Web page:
The Street Lawyer
Enlarge cover
Rate this book
Clear rating

The Street Lawyer

by
3.77 of 5 stars 3.77  ·  rating details  ·  67,043 ratings  ·  1,289 reviews
BONUS: This edition contains an excerpt from John Grisham's The Confession.

He gave up the money.He gave up the power.Now all he has left is the law.

Michael Brock is billing the hours, making the money, rushing relentlessly to the top of Drake & Sweeney, a giant D.C. law firm.One step away from partnership, Michael has it all.Then, in an instant, it all comes undone.

A h...more
ebook, 464 pages
Published March 16th 2010 by Dell (first published February 4th 1998)
more details... edit details

Friend Reviews

To see what your friends thought of this book, please sign up.
This book is not yet featured on Listopia. Add this book to your favorite list »

Community Reviews

(showing 1-30 of 3,000)
filter  |  sort: default (?)  |  rating details
Tea Jovanović
Potpuno sam subjektivna kada je u pitanju Grišam... Najpre sam godina bila njegov prevodilac, a potom i urednik... I apsolutno je nenadmašan i maher kada su u pitanju "legal" trileri... :) Ovu knjigu sam prevela pre 15 godina i nedavno je doživela novo izdanje kod drugog izdavača...
Ethan
I personally have become a recent fan of John Grisham’s book and to any of those fans out there, this is a book that will not disappoint you. Even for those who aren’t John Grisham fans, this book is a must read. Grisham captures the life of the impoverished and needy in downtown D.C. and he shows how the law treats different class’s different ways. This book is not only a page turner but a fast page turner. I found myself rushing at times, anxious to read on and discover more about this mysteri...more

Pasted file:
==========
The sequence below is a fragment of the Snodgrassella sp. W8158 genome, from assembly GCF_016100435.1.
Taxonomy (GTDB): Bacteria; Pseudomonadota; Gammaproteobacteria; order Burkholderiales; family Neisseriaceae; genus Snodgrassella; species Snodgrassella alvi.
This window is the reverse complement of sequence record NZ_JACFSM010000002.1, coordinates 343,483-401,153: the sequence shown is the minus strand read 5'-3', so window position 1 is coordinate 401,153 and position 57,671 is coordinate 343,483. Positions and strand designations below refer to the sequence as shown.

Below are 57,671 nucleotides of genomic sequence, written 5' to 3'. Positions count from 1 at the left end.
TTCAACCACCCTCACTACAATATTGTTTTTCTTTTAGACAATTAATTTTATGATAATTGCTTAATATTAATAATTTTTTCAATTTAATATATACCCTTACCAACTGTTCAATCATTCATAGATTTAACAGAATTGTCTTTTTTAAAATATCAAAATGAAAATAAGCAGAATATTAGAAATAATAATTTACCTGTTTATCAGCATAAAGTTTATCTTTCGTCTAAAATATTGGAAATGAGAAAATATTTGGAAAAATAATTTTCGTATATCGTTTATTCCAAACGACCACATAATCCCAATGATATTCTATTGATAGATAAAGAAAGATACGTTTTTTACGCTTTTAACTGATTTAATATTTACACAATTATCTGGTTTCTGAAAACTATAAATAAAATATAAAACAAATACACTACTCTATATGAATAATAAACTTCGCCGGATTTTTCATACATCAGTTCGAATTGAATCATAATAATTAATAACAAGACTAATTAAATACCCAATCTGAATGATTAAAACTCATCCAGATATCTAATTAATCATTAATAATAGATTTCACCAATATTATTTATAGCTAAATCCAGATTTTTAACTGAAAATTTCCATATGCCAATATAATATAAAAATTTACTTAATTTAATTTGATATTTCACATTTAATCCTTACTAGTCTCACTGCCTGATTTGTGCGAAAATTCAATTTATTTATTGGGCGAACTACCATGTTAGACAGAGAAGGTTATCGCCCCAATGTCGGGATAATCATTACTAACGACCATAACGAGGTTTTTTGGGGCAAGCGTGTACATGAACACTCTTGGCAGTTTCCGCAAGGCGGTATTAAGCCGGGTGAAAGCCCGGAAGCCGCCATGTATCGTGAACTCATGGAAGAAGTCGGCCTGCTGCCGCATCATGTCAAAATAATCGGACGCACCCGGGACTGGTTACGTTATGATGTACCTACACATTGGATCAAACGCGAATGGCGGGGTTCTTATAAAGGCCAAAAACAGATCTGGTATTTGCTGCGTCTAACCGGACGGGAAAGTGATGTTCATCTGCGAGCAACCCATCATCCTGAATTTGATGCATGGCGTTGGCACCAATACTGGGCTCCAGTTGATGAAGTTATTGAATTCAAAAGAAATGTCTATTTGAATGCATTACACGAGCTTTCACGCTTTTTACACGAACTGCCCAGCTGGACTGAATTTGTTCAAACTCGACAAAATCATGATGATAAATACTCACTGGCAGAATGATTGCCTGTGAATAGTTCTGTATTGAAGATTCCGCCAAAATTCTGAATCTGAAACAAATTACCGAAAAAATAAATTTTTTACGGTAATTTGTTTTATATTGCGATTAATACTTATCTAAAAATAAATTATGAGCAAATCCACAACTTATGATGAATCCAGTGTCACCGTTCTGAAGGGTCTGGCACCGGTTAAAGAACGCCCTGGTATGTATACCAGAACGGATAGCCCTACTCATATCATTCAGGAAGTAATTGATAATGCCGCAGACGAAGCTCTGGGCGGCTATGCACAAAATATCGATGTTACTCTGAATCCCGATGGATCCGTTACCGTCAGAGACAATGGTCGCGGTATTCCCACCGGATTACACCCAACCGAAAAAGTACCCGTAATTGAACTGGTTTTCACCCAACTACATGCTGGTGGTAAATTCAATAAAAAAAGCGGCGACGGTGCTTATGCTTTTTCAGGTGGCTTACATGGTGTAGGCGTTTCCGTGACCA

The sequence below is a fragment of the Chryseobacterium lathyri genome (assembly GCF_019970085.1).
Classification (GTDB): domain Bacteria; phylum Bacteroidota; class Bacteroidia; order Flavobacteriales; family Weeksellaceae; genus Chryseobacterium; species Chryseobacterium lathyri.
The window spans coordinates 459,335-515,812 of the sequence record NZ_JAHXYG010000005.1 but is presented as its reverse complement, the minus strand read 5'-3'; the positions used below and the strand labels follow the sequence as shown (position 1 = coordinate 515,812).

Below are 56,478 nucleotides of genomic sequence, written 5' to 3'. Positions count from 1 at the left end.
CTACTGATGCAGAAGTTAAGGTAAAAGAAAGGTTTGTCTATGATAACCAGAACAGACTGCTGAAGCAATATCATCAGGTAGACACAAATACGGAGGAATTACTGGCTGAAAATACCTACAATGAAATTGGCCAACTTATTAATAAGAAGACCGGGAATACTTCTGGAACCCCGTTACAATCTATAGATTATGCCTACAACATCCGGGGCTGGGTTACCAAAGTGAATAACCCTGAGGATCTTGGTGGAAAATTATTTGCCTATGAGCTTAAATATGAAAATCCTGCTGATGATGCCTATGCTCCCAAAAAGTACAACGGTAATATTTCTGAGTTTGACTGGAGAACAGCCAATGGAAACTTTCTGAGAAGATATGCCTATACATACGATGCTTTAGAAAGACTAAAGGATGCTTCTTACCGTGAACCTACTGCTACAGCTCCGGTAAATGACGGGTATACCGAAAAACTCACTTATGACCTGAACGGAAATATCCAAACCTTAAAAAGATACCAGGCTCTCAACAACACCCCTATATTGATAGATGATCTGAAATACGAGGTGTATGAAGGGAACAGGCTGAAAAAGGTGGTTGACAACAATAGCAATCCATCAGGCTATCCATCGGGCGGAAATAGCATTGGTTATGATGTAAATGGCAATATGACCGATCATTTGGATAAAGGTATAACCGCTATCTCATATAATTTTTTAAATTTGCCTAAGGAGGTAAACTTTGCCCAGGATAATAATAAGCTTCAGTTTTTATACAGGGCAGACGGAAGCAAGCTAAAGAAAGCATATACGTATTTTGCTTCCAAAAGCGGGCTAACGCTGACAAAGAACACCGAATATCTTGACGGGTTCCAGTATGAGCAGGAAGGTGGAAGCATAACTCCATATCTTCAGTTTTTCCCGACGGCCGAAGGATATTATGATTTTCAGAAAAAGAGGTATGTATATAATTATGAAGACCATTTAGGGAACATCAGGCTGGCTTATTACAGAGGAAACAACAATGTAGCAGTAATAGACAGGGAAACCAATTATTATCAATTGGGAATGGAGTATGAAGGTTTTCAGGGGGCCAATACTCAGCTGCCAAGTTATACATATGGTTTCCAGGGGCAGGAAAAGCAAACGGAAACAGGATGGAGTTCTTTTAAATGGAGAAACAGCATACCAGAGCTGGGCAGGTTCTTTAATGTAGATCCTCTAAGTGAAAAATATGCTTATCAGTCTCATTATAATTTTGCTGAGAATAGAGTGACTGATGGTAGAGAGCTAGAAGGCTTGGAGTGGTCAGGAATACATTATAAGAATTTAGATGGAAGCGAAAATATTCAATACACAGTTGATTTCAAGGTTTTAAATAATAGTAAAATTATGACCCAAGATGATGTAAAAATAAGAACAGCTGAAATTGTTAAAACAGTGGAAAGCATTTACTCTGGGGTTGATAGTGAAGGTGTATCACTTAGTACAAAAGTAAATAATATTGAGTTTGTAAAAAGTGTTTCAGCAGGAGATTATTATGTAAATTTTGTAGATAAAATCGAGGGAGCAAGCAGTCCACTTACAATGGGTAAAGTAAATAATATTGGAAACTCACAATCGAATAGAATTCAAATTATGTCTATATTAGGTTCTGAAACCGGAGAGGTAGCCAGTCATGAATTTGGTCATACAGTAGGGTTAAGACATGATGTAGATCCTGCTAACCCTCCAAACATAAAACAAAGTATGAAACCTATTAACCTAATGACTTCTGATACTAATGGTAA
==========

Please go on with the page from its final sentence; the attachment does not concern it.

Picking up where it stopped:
Brian
Prosperous people should feel guilty because there are homeless people in our cities. That is the main message in this Grisham novel.

In the book are perfectly normal people who become homeless because they are down on their luck. Strangely, no mention is made of the primary sources of homelessness: drugs and mental illness. No, according to The Street Lawyer, the problem of homlessness is caused by the selfish prosperity of our country.

Besides the misled preachiness of the story, it's also rath...more
Candice
Boring. Preachy. Heartbreaking. Disgusting.

What was particularly disgusting was the protagonist's racism. There were remarks about a jury consisting of "12 black faces" ('cause there can't possibly be any white people in DC, right?) and the incredulous thought "a handsome white boy thrown in the pit!" and "the shoes in question were old Nike cross-trainers. They were not basketball shoes, and should not have appealed to [him.]" (because ALL black people play basketball, right?) Ugh.

Michael Bro...more
WK
This is one of my favorite books of all time. Not only does one of the most admirable characters I've ever come across, it has a meaningful moral lesson thrown in for good measure.
Salymar
“Privileged people don't march and protest; their world is safe and clean and governed by laws designed to keep them happy.”
--J. Grisham, The Street Lawywer

This was the first John Grisham book I've read. And THIS HAS BEEN AT THE TOP OF MY MOST FAVORITE AWESOME-JOHN GRISHAM- BOOK-LIST.

The novel is very idealistic, it's about a rich lawyer trying to find the purpose of his job- as an attorney.